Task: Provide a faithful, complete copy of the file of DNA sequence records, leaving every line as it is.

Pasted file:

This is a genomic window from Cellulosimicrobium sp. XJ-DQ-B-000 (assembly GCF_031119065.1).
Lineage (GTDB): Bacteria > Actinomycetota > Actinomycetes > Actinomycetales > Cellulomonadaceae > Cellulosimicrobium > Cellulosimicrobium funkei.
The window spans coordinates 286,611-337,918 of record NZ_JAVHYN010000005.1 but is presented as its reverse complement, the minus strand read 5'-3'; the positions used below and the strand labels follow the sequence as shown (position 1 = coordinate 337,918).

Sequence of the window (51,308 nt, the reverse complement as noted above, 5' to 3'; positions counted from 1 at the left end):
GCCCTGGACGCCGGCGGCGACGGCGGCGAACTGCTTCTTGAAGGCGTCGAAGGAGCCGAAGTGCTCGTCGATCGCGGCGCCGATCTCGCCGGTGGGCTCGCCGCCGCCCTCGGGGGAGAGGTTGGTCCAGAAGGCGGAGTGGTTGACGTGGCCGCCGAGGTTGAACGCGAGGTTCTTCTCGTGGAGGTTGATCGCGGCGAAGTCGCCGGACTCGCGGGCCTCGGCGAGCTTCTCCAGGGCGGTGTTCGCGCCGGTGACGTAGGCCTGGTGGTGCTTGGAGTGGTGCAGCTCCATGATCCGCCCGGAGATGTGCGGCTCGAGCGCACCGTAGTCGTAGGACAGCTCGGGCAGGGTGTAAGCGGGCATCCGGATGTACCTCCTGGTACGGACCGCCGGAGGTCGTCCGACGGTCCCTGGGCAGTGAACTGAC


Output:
This is a genomic window from Cellulosimicrobium sp. XJ-DQ-B-000 (assembly GCF_031119065.1).
Lineage (GTDB): Bacteria > Actinomycetota > Actinomycetes > Actinomycetales > Cellulomonadaceae > Cellulosimicrobium > Cellulosimicrobium funkei.
The window spans coordinates 286,611-337,918 of record NZ_JAVHYN010000005.1 but is presented as its reverse complement, the minus strand read 5'-3'; the positions used below and the strand labels follow the sequence as shown (position 1 = coordinate 337,918).

Sequence of the window (51,308 nt, the reverse complement as noted above, 5' to 3'; positions counted from 1 at the left end):
GCCCTGGACGCCGGCGGCGACGGCGGCGAACTGCTTCTTGAAGGCGTCGAAGGAGCCGAAGTGCTCGTCGATCGCGGCGCCGATCTCGCCGGTGGGCTCGCCGCCGCCCTCGGGGGAGAGGTTGGTCCAGAAGGCGGAGTGGTTGACGTGGCCGCCGAGGTTGAACGCGAGGTTCTTCTCGTGGAGGTTGATCGCGGCGAAGTCGCCGGACTCGCGGGCCTCGGCGAGCTTCTCCAGGGCGGTGTTCGCGCCGGTGACGTAGGCCTGGTGGTGCTTGGAGTGGTGCAGCTCCATGATCCGCCCGGAGATGTGCGGCTCGAGCGCACCGTAGTCGTAGGACAGCTCGGGCAGGGTGTAAGCGGGCATCCGGATGTACCTCCTGGTACGGACCGCCGGAGGTCGTCCGACGGTCCCTGGGCAGTGAACTGAC